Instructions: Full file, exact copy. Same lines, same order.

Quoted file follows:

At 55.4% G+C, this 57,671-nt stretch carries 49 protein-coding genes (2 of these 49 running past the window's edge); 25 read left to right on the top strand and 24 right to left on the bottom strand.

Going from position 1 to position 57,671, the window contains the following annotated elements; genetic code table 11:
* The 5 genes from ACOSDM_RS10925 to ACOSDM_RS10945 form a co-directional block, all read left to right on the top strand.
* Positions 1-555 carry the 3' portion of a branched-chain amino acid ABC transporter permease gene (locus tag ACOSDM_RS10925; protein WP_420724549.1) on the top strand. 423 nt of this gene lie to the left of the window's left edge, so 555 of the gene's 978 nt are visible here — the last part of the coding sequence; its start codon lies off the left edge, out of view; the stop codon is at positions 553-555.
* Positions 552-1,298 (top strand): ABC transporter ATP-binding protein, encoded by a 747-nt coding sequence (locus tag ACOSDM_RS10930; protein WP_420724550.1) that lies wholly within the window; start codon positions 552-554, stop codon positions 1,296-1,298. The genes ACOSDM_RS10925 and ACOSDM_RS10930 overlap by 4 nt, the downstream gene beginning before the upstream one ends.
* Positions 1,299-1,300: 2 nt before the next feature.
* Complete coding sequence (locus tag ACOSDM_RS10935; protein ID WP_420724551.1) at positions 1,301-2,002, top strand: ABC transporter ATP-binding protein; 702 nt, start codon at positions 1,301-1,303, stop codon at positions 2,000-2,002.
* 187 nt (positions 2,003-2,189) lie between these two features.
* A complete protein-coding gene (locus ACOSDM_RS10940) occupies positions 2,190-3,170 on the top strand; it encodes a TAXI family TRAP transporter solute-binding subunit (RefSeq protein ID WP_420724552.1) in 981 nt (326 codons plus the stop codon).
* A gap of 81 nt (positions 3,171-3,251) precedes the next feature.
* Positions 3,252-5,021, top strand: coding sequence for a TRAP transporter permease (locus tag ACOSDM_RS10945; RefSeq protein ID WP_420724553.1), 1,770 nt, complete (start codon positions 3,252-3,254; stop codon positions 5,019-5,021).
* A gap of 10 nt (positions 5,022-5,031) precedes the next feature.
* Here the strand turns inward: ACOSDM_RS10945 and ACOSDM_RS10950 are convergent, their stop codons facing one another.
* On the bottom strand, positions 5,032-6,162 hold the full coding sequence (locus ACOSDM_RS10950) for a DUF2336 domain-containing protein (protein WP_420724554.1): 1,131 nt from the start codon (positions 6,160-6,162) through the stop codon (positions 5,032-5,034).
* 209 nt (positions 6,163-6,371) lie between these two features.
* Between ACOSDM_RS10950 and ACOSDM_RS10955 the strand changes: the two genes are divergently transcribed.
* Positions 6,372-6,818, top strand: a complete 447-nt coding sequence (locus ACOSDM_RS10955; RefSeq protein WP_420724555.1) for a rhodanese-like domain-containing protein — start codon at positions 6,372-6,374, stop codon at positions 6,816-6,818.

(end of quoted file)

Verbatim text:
At 55.4% G+C, this 57,671-nt stretch carries 49 protein-coding genes (2 of these 49 running past the window's edge); 25 read left to right on the top strand and 24 right to left on the bottom strand.

Going from position 1 to position 57,671, the window contains the following annotated elements; genetic code table 11:
* The 5 genes from ACOSDM_RS10925 to ACOSDM_RS10945 form a co-directional block, all read left to right on the top strand.
* Positions 1-555 carry the 3' portion of a branched-chain amino acid ABC transporter permease gene (locus tag ACOSDM_RS10925; protein WP_420724549.1) on the top strand. 423 nt of this gene lie to the left of the window's left edge, so 555 of the gene's 978 nt are visible here — the last part of the coding sequence; its start codon lies off the left edge, out of view; the stop codon is at positions 553-555.
* Positions 552-1,298 (top strand): ABC transporter ATP-binding protein, encoded by a 747-nt coding sequence (locus tag ACOSDM_RS10930; protein WP_420724550.1) that lies wholly within the window; start codon positions 552-554, stop codon positions 1,296-1,298. The genes ACOSDM_RS10925 and ACOSDM_RS10930 overlap by 4 nt, the downstream gene beginning before the upstream one ends.
* Positions 1,299-1,300: 2 nt before the next feature.
* Complete coding sequence (locus tag ACOSDM_RS10935; protein ID WP_420724551.1) at positions 1,301-2,002, top strand: ABC transporter ATP-binding protein; 702 nt, start codon at positions 1,301-1,303, stop codon at positions 2,000-2,002.
* 187 nt (positions 2,003-2,189) lie between these two features.
* A complete protein-coding gene (locus ACOSDM_RS10940) occupies positions 2,190-3,170 on the top strand; it encodes a TAXI family TRAP transporter solute-binding subunit (RefSeq protein ID WP_420724552.1) in 981 nt (326 codons plus the stop codon).
* A gap of 81 nt (positions 3,171-3,251) precedes the next feature.
* Positions 3,252-5,021, top strand: coding sequence for a TRAP transporter permease (locus tag ACOSDM_RS10945; RefSeq protein ID WP_420724553.1), 1,770 nt, complete (start codon positions 3,252-3,254; stop codon positions 5,019-5,021).
* A gap of 10 nt (positions 5,022-5,031) precedes the next feature.
* Here the strand turns inward: ACOSDM_RS10945 and ACOSDM_RS10950 are convergent, their stop codons facing one another.
* On the bottom strand, positions 5,032-6,162 hold the full coding sequence (locus ACOSDM_RS10950) for a DUF2336 domain-containing protein (protein WP_420724554.1): 1,131 nt from the start codon (positions 6,160-6,162) through the stop codon (positions 5,032-5,034).
* 209 nt (positions 6,163-6,371) lie between these two features.
* Between ACOSDM_RS10950 and ACOSDM_RS10955 the strand changes: the two genes are divergently transcribed.
* Positions 6,372-6,818, top strand: a complete 447-nt coding sequence (locus ACOSDM_RS10955; RefSeq protein WP_420724555.1) for a rhodanese-like domain-containing protein — start codon at positions 6,372-6,374, stop codon at positions 6,816-6,818.